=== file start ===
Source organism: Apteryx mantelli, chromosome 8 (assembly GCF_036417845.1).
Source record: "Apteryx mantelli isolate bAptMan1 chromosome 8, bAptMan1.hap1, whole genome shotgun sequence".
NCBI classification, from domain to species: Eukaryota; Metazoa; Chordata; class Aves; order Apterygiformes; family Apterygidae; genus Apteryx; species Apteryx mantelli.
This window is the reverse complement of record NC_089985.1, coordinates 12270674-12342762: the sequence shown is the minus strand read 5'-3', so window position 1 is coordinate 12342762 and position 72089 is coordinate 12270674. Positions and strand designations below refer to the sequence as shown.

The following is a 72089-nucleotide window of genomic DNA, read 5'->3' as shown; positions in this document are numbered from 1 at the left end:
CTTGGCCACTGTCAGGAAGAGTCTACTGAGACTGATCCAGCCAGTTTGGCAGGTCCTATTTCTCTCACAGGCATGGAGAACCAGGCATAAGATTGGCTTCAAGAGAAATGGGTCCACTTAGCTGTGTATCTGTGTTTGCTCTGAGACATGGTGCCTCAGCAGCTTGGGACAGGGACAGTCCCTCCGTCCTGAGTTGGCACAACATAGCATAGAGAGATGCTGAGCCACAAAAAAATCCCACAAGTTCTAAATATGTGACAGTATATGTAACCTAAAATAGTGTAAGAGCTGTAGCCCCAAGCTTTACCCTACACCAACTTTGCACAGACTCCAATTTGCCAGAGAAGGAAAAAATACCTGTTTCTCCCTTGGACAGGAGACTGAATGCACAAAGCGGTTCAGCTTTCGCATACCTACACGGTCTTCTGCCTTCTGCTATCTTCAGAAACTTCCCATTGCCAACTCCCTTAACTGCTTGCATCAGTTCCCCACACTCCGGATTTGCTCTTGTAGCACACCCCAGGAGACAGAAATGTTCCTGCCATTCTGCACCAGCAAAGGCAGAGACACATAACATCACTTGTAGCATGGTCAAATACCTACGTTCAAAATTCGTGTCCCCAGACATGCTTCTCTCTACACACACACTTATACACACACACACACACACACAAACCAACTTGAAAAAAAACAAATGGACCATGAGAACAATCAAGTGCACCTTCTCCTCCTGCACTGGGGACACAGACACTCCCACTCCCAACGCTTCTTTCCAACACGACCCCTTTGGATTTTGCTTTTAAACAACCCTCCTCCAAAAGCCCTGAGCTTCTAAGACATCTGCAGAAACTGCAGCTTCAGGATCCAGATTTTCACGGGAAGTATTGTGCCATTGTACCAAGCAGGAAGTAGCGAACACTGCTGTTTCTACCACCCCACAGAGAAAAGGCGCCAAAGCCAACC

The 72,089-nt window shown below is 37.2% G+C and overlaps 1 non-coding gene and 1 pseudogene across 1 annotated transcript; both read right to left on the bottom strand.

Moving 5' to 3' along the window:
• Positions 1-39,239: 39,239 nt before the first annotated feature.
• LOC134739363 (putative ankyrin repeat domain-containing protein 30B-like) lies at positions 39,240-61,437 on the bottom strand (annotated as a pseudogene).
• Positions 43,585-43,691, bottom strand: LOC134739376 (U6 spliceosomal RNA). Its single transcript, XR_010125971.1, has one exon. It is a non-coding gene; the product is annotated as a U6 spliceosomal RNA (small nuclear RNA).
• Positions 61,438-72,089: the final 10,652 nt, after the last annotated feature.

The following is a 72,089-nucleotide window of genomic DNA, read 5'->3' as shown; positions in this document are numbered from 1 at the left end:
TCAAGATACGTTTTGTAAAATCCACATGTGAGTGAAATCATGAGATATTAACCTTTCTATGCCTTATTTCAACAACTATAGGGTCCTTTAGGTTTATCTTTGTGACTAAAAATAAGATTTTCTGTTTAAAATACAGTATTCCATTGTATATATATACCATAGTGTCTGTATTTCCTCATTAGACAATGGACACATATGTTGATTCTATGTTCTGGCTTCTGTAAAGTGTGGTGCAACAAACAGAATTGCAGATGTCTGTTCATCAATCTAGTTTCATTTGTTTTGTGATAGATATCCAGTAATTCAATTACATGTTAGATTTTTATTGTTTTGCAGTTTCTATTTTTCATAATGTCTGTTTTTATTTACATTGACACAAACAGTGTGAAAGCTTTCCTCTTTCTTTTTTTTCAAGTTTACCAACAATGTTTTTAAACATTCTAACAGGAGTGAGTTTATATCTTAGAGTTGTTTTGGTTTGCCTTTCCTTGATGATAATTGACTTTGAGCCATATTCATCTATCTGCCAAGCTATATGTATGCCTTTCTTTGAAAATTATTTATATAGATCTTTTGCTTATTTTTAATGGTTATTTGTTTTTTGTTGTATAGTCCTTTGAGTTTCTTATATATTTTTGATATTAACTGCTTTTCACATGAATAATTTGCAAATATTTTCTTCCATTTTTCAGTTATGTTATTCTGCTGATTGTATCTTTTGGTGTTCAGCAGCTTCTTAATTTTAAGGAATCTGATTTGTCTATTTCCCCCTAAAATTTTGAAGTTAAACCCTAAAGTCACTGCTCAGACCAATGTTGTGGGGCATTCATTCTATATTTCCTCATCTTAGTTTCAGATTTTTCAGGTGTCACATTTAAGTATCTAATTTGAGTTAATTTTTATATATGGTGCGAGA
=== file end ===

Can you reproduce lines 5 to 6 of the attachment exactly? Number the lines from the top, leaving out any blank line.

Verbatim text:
The following is a 72089-nucleotide window of genomic DNA, read 5'->3' as shown; positions in this document are numbered from 1 at the left end:
CTTGGCCACTGTCAGGAAGAGTCTACTGAGACTGATCCAGCCAGTTTGGCAGGTCCTATTTCTCTCACAGGCATGGAGAACCAGGCATAAGATTGGCTTCAAGAGAAATGGGTCCACTTAGCTGTGTATCTGTGTTTGCTCTGAGACATGGTGCCTCAGCAGCTTGGGACAGGGACAGTCCCTCCGTCCTGAGTTGGCACAACATAGCATAGAGAGATGCTGAGCCACAAAAAAATCCCACAAGTTCTAAATATGTGACAGTATATGTAACCTAAAATAGTGTAAGAGCTGTAGCCCCAAGCTTTACCCTACACCAACTTTGCACAGACTCCAATTTGCCAGAGAAGGAAAAAATACCTGTTTCTCCCTTGGACAGGAGACTGAATGCACAAAGCGGTTCAGCTTTCGCATACCTACACGGTCTTCTGCCTTCTGCTATCTTCAGAAACTTCCCATTGCCAACTCCCTTAACTGCTTGCATCAGTTCCCCACACTCCGGATTTGCTCTTGTAGCACACCCCAGGAGACAGAAATGTTCCTGCCATTCTGCACCAGCAAAGGCAGAGACACATAACATCACTTGTAGCATGGTCAAATACCTACGTTCAAAATTCGTGTCCCCAGACATGCTTCTCTCTACACACACACTTATACACACACACACACACACACAAACCAACTTGAAAAAAAACAAATGGACCATGAGAACAATCAAGTGCACCTTCTCCTCCTGCACTGGGGACACAGACACTCCCACTCCCAACGCTTCTTTCCAACACGACCCCTTTGGATTTTGCTTTTAAACAACCCTCCTCCAAAAGCCCTGAGCTTCTAAGACATCTGCAGAAACTGCAGCTTCAGGATCCAGATTTTCACGGGAAGTATTGTGCCATTGTACCAAGCAGGAAGTAGCGAACACTGCTGTTTCTACCACCCCACAGAGAAAAGGCGCCAAAGCCAACC